Skills vs. Behavior

Walk into a music store in the 1970s, and you were almost certainly looking at a product made by General Recorded Tape.

GRT made 8-track tapes. It was very good at it. So it built a nice business from the mid-1960s to the late 1970s, when 8-tracks were popular. By the time GRT went public in 1968 it was partnering with 67 record labels. Its products sold in 90% of music stores.

But GRT went bankrupt in 1979, 14 years after its founding. Turns out it was very good at making 8-tracks, but not much else. As 8-tracks lost favor to cassette tapes, business plunged. The company prospered under one set of conditions, but couldn’t move in another.

GRT built an organization few entrepreneurs will ever pull off. But it was kind of success that’s specific to one thing in one moment in time. I’d call that a skill.

Contrast that with Disney, Xerox, or IBM.

All have made money on different things when the old thing stopped working. Disney has prospered selling 7-minute black-and-white cartoons, theme park tickets, and cable channels. Xerox made money selling copy machines, the computer mouse, and marketing solutions. IBM developed computers, then sold computers, then sold services that let you get rid of computers.

That’s different than a skill. The ability to drop what you’re doing, learn something new, and prosper again, is a behavior.

Behavior, in business and investing, is the art of putting skills to use. It’s probably the hardest part of this game. It’s not analytical. It’s often counterintuitive. But it’s the secret ingredient most of us are after. Skills should be praised. But skill without the right behavior often has a ceiling and an expiration date.

It’s an important distinction to make because of how we think about performance. Bill Gates writes often about the importance of measurement when pursuing goals. Hard to argue. But skills are easier to measure than behaviors. Behaviors can be hard to define, and often manifest in the things you don’t do. The relative ease skills can be measured over behavior means we sometimes chase and reward the wrong traits. Google learned this when it eventually devalued SAT scores for job applicants, realizing it had little predictive signal of a hire’s subsequent career success.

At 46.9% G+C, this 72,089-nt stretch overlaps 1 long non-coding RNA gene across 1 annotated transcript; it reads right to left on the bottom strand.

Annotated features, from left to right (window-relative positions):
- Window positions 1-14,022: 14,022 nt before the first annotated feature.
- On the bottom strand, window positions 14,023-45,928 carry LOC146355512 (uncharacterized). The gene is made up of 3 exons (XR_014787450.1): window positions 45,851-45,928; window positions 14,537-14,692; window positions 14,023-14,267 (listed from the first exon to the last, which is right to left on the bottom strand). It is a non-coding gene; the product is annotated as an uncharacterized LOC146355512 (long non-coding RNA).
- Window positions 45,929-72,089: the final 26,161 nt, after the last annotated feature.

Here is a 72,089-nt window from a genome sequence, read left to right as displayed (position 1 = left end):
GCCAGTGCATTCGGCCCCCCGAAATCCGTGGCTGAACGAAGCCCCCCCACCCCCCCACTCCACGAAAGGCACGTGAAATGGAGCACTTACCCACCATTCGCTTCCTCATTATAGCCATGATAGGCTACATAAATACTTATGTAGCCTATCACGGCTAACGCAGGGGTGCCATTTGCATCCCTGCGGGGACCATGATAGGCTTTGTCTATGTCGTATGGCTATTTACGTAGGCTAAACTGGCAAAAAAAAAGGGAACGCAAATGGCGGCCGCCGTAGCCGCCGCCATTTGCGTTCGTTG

A few other examples of the distinction stick out:

Gathering statistics is a skill. Finding facts is a behavior. The former is a set of numbers; the latter is a complete set of numbers calibrated with enough context to provide a model of how the world actually works.

Identifying smart people is a skill. Managing smart people is a behavior. The latter requires sussing out what motivates people and dealing with difficult personalities.

Being good at your job is a skill. Working well with others is a behavior. The latter generally dictates the duration of the former.

Successfully managing money during calm times is a skill. Successfully managing money during a recession is a behavior. Recessions require all the skills of managing money during expansions, but with an added worry about career risk, whether your past success was due to luck, and whether good times will return.

Interpreting data is a skill. Understanding your tendency toward confirmation bias is a behavior. Charlie Munger on Charles Darwin: “He trained himself to consider any evidence tending to disconfirm any hypothesis of his, especially if he thought his hypothesis was a particularly good one.”

Keep this stuff in mind and you’ll start asking questions like:

Those aren’t skills; they’re behaviors that guide how useful skills will be in the future. Which, as GRT might attest, make the most difference in the end.